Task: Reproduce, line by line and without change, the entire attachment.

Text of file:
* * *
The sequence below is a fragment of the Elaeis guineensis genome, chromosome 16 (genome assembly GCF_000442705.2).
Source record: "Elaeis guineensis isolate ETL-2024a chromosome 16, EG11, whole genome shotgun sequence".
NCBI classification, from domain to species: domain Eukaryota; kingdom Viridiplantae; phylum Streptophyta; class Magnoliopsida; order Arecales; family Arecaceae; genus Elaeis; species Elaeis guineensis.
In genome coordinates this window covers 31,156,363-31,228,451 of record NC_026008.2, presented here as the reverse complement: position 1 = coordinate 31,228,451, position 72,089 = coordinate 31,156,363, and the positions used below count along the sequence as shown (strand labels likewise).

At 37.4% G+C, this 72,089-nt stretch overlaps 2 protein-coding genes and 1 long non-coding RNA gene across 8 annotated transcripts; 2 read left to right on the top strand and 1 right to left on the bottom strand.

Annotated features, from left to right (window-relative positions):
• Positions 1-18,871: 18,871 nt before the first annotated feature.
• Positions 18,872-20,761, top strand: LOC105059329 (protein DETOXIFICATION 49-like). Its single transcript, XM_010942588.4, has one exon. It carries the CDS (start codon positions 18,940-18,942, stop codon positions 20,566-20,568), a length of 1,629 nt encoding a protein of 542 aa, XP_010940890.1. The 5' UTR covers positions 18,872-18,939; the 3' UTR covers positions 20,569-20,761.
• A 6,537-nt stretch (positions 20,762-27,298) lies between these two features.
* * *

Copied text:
The sequence below is a fragment of the Elaeis guineensis genome, chromosome 16 (genome assembly GCF_000442705.2).
Source record: "Elaeis guineensis isolate ETL-2024a chromosome 16, EG11, whole genome shotgun sequence".
NCBI classification, from domain to species: domain Eukaryota; kingdom Viridiplantae; phylum Streptophyta; class Magnoliopsida; order Arecales; family Arecaceae; genus Elaeis; species Elaeis guineensis.
In genome coordinates this window covers 31,156,363-31,228,451 of record NC_026008.2, presented here as the reverse complement: position 1 = coordinate 31,228,451, position 72,089 = coordinate 31,156,363, and the positions used below count along the sequence as shown (strand labels likewise).

At 37.4% G+C, this 72,089-nt stretch overlaps 2 protein-coding genes and 1 long non-coding RNA gene across 8 annotated transcripts; 2 read left to right on the top strand and 1 right to left on the bottom strand.

Annotated features, from left to right (window-relative positions):
• Positions 1-18,871: 18,871 nt before the first annotated feature.
• Positions 18,872-20,761, top strand: LOC105059329 (protein DETOXIFICATION 49-like). Its single transcript, XM_010942588.4, has one exon. It carries the CDS (start codon positions 18,940-18,942, stop codon positions 20,566-20,568), a length of 1,629 nt encoding a protein of 542 aa, XP_010940890.1. The 5' UTR covers positions 18,872-18,939; the 3' UTR covers positions 20,569-20,761.
• A 6,537-nt stretch (positions 20,762-27,298) lies between these two features.